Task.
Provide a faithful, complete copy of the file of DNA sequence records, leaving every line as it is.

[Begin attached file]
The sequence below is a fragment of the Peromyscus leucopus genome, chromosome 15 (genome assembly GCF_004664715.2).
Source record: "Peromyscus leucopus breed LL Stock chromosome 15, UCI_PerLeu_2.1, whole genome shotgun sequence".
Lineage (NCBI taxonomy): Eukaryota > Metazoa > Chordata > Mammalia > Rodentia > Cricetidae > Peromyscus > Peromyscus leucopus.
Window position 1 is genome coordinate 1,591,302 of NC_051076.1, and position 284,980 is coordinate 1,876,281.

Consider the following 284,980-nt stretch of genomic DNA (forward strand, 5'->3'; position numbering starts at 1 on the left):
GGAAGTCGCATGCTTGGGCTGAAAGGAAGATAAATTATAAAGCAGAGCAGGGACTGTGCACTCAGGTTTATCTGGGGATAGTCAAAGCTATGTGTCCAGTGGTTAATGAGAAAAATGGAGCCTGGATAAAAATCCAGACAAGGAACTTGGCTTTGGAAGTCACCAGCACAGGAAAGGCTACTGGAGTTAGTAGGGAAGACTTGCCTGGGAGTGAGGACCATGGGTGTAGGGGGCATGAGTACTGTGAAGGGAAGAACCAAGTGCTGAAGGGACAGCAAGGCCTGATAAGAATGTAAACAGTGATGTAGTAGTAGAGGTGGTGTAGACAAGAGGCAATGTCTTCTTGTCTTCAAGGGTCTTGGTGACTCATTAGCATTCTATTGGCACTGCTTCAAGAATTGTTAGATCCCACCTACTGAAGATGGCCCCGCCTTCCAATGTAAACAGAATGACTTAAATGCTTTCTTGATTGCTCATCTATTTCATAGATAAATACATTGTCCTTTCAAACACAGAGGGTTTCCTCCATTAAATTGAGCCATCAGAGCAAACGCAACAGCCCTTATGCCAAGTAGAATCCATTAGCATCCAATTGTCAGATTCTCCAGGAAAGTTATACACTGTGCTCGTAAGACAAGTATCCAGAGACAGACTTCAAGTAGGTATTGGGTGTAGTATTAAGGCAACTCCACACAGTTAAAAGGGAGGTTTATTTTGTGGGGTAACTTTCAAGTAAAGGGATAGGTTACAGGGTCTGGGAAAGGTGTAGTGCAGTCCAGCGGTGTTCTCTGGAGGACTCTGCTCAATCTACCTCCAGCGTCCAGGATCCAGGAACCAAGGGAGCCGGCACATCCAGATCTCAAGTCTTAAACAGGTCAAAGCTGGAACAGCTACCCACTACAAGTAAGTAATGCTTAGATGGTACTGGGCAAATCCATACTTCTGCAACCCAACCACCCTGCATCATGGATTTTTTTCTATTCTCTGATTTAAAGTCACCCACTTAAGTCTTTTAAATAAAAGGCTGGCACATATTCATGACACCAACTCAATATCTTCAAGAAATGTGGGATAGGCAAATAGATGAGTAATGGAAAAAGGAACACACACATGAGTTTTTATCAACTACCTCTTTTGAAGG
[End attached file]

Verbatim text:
The sequence below is a fragment of the Peromyscus leucopus genome, chromosome 15 (genome assembly GCF_004664715.2).
Source record: "Peromyscus leucopus breed LL Stock chromosome 15, UCI_PerLeu_2.1, whole genome shotgun sequence".
Lineage (NCBI taxonomy): Eukaryota > Metazoa > Chordata > Mammalia > Rodentia > Cricetidae > Peromyscus > Peromyscus leucopus.
Window position 1 is genome coordinate 1,591,302 of NC_051076.1, and position 284,980 is coordinate 1,876,281.

Consider the following 284,980-nt stretch of genomic DNA (forward strand, 5'->3'; position numbering starts at 1 on the left):
GGAAGTCGCATGCTTGGGCTGAAAGGAAGATAAATTATAAAGCAGAGCAGGGACTGTGCACTCAGGTTTATCTGGGGATAGTCAAAGCTATGTGTCCAGTGGTTAATGAGAAAAATGGAGCCTGGATAAAAATCCAGACAAGGAACTTGGCTTTGGAAGTCACCAGCACAGGAAAGGCTACTGGAGTTAGTAGGGAAGACTTGCCTGGGAGTGAGGACCATGGGTGTAGGGGGCATGAGTACTGTGAAGGGAAGAACCAAGTGCTGAAGGGACAGCAAGGCCTGATAAGAATGTAAACAGTGATGTAGTAGTAGAGGTGGTGTAGACAAGAGGCAATGTCTTCTTGTCTTCAAGGGTCTTGGTGACTCATTAGCATTCTATTGGCACTGCTTCAAGAATTGTTAGATCCCACCTACTGAAGATGGCCCCGCCTTCCAATGTAAACAGAATGACTTAAATGCTTTCTTGATTGCTCATCTATTTCATAGATAAATACATTGTCCTTTCAAACACAGAGGGTTTCCTCCATTAAATTGAGCCATCAGAGCAAACGCAACAGCCCTTATGCCAAGTAGAATCCATTAGCATCCAATTGTCAGATTCTCCAGGAAAGTTATACACTGTGCTCGTAAGACAAGTATCCAGAGACAGACTTCAAGTAGGTATTGGGTGTAGTATTAAGGCAACTCCACACAGTTAAAAGGGAGGTTTATTTTGTGGGGTAACTTTCAAGTAAAGGGATAGGTTACAGGGTCTGGGAAAGGTGTAGTGCAGTCCAGCGGTGTTCTCTGGAGGACTCTGCTCAATCTACCTCCAGCGTCCAGGATCCAGGAACCAAGGGAGCCGGCACATCCAGATCTCAAGTCTTAAACAGGTCAAAGCTGGAACAGCTACCCACTACAAGTAAGTAATGCTTAGATGGTACTGGGCAAATCCATACTTCTGCAACCCAACCACCCTGCATCATGGATTTTTTTCTATTCTCTGATTTAAAGTCACCCACTTAAGTCTTTTAAATAAAAGGCTGGCACATATTCATGACACCAACTCAATATCTTCAAGAAATGTGGGATAGGCAAATAGATGAGTAATGGAAAAAGGAACACACACATGAGTTTTTATCAACTACCTCTTTTGAAGG